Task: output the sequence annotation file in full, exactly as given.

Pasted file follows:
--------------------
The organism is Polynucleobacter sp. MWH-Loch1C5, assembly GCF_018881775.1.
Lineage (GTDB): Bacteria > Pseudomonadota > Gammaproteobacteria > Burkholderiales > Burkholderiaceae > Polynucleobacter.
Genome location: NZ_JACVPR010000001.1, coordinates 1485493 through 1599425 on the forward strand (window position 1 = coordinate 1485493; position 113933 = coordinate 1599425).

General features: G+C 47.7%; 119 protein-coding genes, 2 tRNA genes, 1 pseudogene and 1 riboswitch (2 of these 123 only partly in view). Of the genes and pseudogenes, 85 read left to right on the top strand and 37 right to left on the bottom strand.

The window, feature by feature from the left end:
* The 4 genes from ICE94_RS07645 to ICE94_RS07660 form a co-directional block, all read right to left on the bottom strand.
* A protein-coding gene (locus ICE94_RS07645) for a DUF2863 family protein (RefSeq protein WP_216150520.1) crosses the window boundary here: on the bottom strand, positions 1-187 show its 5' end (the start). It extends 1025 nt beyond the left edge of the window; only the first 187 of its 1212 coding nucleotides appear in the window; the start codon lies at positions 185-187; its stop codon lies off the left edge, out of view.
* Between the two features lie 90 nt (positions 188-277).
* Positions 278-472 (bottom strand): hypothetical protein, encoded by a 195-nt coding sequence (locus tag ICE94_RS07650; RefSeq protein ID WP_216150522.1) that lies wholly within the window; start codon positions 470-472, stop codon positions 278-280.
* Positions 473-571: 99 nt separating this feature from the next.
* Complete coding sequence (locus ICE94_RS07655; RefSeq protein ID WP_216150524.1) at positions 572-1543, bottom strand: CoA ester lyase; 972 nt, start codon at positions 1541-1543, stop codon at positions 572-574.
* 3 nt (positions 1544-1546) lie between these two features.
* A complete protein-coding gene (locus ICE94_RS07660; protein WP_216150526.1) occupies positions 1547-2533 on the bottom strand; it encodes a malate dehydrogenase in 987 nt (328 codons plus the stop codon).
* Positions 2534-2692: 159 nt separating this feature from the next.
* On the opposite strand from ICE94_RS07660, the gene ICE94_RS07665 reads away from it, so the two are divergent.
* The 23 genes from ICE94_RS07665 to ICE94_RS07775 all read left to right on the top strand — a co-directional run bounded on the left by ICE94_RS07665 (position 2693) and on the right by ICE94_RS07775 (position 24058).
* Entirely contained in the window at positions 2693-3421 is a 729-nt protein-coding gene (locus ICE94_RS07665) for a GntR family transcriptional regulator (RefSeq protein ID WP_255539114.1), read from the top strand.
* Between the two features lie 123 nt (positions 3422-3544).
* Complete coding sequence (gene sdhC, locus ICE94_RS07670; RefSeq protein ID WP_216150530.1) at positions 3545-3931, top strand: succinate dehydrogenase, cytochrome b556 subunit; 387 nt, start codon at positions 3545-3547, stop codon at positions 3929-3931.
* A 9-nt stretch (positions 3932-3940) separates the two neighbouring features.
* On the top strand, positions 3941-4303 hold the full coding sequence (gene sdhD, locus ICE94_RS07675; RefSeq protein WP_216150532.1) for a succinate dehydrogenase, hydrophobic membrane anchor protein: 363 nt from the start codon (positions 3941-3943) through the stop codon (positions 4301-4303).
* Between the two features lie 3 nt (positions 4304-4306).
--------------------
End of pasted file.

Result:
The organism is Polynucleobacter sp. MWH-Loch1C5, assembly GCF_018881775.1.
Lineage (GTDB): Bacteria > Pseudomonadota > Gammaproteobacteria > Burkholderiales > Burkholderiaceae > Polynucleobacter.
Genome location: NZ_JACVPR010000001.1, coordinates 1485493 through 1599425 on the forward strand (window position 1 = coordinate 1485493; position 113933 = coordinate 1599425).

General features: G+C 47.7%; 119 protein-coding genes, 2 tRNA genes, 1 pseudogene and 1 riboswitch (2 of these 123 only partly in view). Of the genes and pseudogenes, 85 read left to right on the top strand and 37 right to left on the bottom strand.

The window, feature by feature from the left end:
* The 4 genes from ICE94_RS07645 to ICE94_RS07660 form a co-directional block, all read right to left on the bottom strand.
* A protein-coding gene (locus ICE94_RS07645) for a DUF2863 family protein (RefSeq protein WP_216150520.1) crosses the window boundary here: on the bottom strand, positions 1-187 show its 5' end (the start). It extends 1025 nt beyond the left edge of the window; only the first 187 of its 1212 coding nucleotides appear in the window; the start codon lies at positions 185-187; its stop codon lies off the left edge, out of view.
* Between the two features lie 90 nt (positions 188-277).
* Positions 278-472 (bottom strand): hypothetical protein, encoded by a 195-nt coding sequence (locus tag ICE94_RS07650; RefSeq protein ID WP_216150522.1) that lies wholly within the window; start codon positions 470-472, stop codon positions 278-280.
* Positions 473-571: 99 nt separating this feature from the next.
* Complete coding sequence (locus ICE94_RS07655; RefSeq protein ID WP_216150524.1) at positions 572-1543, bottom strand: CoA ester lyase; 972 nt, start codon at positions 1541-1543, stop codon at positions 572-574.
* 3 nt (positions 1544-1546) lie between these two features.
* A complete protein-coding gene (locus ICE94_RS07660; protein WP_216150526.1) occupies positions 1547-2533 on the bottom strand; it encodes a malate dehydrogenase in 987 nt (328 codons plus the stop codon).
* Positions 2534-2692: 159 nt separating this feature from the next.
* On the opposite strand from ICE94_RS07660, the gene ICE94_RS07665 reads away from it, so the two are divergent.
* The 23 genes from ICE94_RS07665 to ICE94_RS07775 all read left to right on the top strand — a co-directional run bounded on the left by ICE94_RS07665 (position 2693) and on the right by ICE94_RS07775 (position 24058).
* Entirely contained in the window at positions 2693-3421 is a 729-nt protein-coding gene (locus ICE94_RS07665) for a GntR family transcriptional regulator (RefSeq protein ID WP_255539114.1), read from the top strand.
* Between the two features lie 123 nt (positions 3422-3544).
* Complete coding sequence (gene sdhC, locus ICE94_RS07670; RefSeq protein ID WP_216150530.1) at positions 3545-3931, top strand: succinate dehydrogenase, cytochrome b556 subunit; 387 nt, start codon at positions 3545-3547, stop codon at positions 3929-3931.
* A 9-nt stretch (positions 3932-3940) separates the two neighbouring features.
* On the top strand, positions 3941-4303 hold the full coding sequence (gene sdhD, locus ICE94_RS07675; RefSeq protein WP_216150532.1) for a succinate dehydrogenase, hydrophobic membrane anchor protein: 363 nt from the start codon (positions 3941-3943) through the stop codon (positions 4301-4303).
* Between the two features lie 3 nt (positions 4304-4306).